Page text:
Story by Jim Moodie, for the Sudbury Star:
A rehabbed snowy owl didn’t need much time to decide it preferred the open skies to a closed cardboard box on Tuesday.
Moments after Wild At Heart worker Hannah Tennet pried open the flaps on the container, the yellow-eyed beauty unfurled its black-flecked wings and flapped off into the sun, if not quite the sunset.
The release took place shortly after 2 p.m., giving the big downy raptor a few hours yet of daylight to reorient herself and search for food. Unlike most owls, this type is not nocturnal, and will hunt mostly in the daytime.
It was a lack of food, however, combined with cold, that caused the bird to arrive at Wild at Heart in the first place.
Operations manager Monica Seidel said the centre took in the owl on Dec. 13, after a resident in the Hanmer area found it rooting around for scraps in their yard.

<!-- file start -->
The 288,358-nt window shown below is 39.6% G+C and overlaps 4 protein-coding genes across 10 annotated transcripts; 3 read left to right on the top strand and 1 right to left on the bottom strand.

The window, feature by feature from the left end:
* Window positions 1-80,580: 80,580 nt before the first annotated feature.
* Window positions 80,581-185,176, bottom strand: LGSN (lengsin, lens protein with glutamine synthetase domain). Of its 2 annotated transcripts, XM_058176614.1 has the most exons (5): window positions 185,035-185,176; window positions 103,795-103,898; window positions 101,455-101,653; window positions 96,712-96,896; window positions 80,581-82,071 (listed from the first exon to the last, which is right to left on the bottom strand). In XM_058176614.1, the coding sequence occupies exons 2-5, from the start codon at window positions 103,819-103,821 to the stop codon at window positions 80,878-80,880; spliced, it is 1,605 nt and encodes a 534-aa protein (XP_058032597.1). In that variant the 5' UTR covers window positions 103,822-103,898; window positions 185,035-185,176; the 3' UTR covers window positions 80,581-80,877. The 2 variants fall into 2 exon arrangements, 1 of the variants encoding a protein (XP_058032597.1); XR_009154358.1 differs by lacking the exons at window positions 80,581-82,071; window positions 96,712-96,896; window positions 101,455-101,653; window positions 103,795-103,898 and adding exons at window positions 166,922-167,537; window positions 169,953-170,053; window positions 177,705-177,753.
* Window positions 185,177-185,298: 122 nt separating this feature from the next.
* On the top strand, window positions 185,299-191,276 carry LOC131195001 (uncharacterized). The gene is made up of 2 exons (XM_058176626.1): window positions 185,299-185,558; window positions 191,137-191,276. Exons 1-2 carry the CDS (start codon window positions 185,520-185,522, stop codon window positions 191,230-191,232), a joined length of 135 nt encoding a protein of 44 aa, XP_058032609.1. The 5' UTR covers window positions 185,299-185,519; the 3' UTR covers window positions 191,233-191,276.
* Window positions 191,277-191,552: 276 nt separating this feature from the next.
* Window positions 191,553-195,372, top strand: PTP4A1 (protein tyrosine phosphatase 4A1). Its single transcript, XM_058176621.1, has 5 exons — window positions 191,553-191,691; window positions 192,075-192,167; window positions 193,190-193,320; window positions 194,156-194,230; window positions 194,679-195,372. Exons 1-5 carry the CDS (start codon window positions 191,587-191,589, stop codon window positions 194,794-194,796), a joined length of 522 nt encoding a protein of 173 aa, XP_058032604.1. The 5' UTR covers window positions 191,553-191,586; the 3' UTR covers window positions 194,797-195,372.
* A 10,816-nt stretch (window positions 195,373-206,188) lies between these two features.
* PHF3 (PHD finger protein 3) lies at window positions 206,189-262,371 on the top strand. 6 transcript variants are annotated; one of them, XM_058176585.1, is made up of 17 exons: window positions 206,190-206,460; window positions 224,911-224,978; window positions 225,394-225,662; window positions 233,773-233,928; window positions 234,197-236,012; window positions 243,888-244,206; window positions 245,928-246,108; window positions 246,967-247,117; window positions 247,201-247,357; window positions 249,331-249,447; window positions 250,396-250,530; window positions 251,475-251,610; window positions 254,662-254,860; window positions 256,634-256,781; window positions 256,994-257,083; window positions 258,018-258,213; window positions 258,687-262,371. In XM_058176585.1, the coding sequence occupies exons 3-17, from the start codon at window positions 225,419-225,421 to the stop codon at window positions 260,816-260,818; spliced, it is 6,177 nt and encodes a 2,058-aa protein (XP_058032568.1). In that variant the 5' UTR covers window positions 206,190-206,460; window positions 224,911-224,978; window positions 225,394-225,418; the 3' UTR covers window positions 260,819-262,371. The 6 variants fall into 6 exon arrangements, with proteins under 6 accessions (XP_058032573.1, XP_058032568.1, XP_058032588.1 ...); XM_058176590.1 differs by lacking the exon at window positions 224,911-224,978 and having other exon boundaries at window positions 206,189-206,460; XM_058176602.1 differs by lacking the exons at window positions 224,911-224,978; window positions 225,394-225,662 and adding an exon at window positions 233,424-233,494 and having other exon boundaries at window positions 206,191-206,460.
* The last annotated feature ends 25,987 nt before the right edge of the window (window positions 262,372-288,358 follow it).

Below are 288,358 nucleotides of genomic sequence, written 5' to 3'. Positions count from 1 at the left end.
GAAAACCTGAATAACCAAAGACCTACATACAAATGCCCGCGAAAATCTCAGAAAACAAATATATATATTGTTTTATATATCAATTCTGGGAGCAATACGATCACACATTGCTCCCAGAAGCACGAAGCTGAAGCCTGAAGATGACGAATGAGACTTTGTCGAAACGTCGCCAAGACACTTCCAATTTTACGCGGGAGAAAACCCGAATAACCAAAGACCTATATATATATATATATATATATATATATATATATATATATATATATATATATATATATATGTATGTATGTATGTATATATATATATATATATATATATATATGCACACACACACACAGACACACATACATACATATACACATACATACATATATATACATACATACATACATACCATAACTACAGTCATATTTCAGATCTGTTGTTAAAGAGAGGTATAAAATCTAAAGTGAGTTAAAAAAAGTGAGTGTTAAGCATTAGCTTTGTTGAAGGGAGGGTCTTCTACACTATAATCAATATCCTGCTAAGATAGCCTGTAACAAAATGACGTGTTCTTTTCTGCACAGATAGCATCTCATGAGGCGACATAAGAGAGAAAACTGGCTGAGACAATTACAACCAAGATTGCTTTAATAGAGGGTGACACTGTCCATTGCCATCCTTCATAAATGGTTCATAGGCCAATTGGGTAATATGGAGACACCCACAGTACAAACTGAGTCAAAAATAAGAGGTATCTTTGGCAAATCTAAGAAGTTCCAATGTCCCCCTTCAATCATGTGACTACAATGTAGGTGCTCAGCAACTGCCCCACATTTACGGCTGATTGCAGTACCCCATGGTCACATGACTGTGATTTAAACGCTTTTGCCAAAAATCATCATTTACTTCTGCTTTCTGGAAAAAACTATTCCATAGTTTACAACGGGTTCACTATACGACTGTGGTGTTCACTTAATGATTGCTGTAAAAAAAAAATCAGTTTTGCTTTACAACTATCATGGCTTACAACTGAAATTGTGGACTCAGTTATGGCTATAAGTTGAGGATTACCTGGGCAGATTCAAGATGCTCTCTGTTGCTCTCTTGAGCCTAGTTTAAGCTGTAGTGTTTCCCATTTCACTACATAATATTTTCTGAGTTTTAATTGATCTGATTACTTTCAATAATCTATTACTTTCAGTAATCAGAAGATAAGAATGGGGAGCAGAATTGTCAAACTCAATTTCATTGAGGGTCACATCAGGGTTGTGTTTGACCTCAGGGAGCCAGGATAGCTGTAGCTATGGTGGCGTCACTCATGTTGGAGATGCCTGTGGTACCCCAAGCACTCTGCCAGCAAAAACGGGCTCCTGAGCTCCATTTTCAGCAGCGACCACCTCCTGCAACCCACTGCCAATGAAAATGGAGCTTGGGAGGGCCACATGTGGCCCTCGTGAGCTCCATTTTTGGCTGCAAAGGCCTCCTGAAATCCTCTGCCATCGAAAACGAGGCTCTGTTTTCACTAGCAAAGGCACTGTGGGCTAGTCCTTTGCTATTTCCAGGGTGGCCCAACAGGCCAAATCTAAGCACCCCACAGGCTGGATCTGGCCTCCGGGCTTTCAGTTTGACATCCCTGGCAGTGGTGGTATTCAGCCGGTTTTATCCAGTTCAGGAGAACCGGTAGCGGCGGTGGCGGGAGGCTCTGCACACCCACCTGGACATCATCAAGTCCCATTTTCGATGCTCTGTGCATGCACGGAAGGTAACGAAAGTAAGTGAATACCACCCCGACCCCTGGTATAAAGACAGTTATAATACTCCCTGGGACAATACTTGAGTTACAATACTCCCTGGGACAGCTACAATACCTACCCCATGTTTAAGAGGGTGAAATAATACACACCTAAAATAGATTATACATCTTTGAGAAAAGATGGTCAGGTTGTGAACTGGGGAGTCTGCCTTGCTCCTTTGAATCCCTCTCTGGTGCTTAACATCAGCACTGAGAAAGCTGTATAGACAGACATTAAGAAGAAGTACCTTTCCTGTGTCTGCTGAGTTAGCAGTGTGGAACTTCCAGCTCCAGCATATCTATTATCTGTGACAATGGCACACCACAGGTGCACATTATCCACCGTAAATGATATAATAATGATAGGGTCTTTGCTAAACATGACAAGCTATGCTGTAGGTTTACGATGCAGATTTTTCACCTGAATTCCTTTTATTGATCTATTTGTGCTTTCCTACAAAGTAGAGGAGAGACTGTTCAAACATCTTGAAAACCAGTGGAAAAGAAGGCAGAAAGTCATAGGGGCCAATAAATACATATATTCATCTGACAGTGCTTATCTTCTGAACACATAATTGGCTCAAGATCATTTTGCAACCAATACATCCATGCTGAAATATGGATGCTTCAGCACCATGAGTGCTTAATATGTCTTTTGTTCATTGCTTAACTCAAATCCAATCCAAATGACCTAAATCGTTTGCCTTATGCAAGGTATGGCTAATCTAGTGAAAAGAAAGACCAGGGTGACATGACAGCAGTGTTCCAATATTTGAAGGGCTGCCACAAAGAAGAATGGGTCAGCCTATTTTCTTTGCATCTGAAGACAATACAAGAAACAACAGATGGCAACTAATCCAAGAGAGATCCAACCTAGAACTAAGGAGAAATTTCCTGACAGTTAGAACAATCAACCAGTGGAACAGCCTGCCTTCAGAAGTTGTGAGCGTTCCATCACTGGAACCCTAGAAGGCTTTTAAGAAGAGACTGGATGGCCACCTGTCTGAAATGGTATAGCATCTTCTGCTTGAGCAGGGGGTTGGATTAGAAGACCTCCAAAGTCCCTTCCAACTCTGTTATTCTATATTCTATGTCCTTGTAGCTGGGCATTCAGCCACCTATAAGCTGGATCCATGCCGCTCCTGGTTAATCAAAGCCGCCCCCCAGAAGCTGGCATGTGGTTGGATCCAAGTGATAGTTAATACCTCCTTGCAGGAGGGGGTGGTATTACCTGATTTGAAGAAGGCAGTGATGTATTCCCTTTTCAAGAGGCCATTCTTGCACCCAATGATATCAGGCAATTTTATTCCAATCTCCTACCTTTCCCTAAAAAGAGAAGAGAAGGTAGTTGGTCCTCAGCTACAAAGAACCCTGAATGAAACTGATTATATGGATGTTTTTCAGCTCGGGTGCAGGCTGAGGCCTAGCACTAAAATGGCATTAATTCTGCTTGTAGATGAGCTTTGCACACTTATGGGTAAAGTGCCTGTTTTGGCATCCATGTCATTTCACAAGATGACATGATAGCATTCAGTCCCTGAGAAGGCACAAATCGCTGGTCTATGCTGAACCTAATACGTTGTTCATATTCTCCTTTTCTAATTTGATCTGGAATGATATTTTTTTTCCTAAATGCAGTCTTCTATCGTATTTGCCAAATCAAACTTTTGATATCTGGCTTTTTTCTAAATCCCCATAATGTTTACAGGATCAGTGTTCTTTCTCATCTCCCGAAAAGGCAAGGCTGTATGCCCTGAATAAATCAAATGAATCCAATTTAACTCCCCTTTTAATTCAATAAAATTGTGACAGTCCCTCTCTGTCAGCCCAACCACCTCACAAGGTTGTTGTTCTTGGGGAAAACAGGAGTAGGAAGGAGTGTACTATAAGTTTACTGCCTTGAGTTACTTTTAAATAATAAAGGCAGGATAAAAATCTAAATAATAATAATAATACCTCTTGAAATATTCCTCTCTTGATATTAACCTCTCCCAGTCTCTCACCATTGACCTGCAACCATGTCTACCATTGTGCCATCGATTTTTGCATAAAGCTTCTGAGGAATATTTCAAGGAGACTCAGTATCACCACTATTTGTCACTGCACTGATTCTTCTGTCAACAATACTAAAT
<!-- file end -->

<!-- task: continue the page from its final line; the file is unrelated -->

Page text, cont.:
“It was looking for food in the garbage and couldn’t fly when approached,” she said, adding several crows had noticed the ailing owl and were circling around to attack her.
The weather had recently turned bitterly cold, which sent rodents and other critters that owls will typically dine on into hiding, so there was little wild food available.
In her weakened state, the owl was also more vulnerable to the cold, and “ice had started to form on its feet,” said Seidel.
Tennet noted snowy owls “have poor circulation in their feet and can get frostbite quite easily.”
Read the full Sudbury Star article here.
Snowy Owl Talons. Photo by Stephanie Delay.
Adopt a snowy owl staying at Wild at Heart here.
Purchase a snowy owl mug, featuring a snowy owl that was rehabilitated at Wild at Heart here.